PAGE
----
Example 4 A solution of approximately one percent of paraterphenyl in Flexol 3 GH is prepared for use as a liquid penetrant, applied to a test piece, and allowed to stand for a period of time sufficient to permit the penetrant to enter the type of flaws likely to be present as a consequence of the prior processing or use of the test piece. This time may be as short as two or three minutes where gross flaws, such as larger blow holes in rough castings, may be the type of flaws to be detected or as long as 45 minutes or an hour where fine fatigue cracks or grinding cracks are suspected. The penetrant is then mechanically removed from the surface as by Wiping, sand-blasting, or the like. The piece is allowed to stand until the penetrant in the flaws and flaw openings exudes to the surface. The piece is then passed through the detecting apparatus as above described.
Example 5 The procedure of Example 4 is followed except that a penetrant comprising a solution in triethylene glycol di(2- ethyl butyrate) of 2.5-diphenyloxazo1e by weight), as the scintillating agent, is prepared and used as the penetrant.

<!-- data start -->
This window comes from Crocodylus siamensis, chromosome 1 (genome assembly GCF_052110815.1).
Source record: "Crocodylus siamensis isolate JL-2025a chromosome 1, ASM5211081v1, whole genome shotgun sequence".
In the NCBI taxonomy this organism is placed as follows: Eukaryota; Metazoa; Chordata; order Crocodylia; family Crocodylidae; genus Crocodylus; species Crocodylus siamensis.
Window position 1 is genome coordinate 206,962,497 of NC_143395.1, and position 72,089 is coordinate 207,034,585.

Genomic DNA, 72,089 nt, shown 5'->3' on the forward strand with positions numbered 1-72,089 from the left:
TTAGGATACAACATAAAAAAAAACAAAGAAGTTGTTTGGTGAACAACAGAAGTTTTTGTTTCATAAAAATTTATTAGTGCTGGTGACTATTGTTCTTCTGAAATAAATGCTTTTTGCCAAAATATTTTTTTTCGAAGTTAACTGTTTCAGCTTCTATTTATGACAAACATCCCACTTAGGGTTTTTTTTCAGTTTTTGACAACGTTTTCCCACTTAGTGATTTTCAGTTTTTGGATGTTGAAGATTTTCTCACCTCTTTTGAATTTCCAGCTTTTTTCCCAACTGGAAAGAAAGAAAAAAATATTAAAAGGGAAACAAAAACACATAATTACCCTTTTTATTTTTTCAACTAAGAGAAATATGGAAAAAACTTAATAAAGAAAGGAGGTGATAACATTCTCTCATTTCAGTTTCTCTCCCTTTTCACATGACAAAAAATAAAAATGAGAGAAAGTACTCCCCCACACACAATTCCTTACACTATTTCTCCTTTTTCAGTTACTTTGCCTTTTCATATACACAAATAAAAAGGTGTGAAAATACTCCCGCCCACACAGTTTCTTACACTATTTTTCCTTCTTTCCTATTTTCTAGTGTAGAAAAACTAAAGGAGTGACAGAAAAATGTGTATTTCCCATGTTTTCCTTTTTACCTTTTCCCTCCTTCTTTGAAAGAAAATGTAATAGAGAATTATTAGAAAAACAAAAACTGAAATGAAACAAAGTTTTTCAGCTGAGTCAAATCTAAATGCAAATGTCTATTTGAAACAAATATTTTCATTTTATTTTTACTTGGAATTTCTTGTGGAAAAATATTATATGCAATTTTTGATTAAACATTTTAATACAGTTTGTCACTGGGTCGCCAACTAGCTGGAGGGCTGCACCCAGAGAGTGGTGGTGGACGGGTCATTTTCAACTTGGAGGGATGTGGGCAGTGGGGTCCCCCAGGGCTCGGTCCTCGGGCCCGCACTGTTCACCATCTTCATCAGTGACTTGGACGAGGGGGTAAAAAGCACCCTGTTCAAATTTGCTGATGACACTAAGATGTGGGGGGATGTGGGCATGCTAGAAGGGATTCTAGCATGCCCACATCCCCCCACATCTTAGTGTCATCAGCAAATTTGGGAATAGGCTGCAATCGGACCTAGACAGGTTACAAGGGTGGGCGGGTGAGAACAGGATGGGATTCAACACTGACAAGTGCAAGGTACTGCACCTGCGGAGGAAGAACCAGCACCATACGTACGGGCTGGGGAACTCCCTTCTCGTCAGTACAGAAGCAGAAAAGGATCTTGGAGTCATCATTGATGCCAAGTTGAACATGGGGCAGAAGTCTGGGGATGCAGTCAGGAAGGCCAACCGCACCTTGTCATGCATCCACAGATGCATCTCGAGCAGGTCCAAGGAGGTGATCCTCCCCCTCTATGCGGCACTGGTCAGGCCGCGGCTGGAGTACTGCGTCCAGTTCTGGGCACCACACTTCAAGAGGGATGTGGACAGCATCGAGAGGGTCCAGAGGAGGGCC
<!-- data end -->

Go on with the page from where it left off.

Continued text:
Example 6 The procedures of Examples 4 and 5 are followed except that the penetrants are coupled with oily penetrant vehicles as disclosed in the Ward patent, No. 2,405,078. The concentration of the scintillating agent is adjusted, up to its maximum solubility in its solvent, to provide a penetrant in which the proportion of scintillating agent is sufficiently undiluted to provide an expanse in the detecting apparatus. This proportion is usually in the order of 1% to 10%, depending upon the scintillating efiiciency of the agent but may, of course, be decreased as more powerfully scintillating agents, alone or in combination, are developed.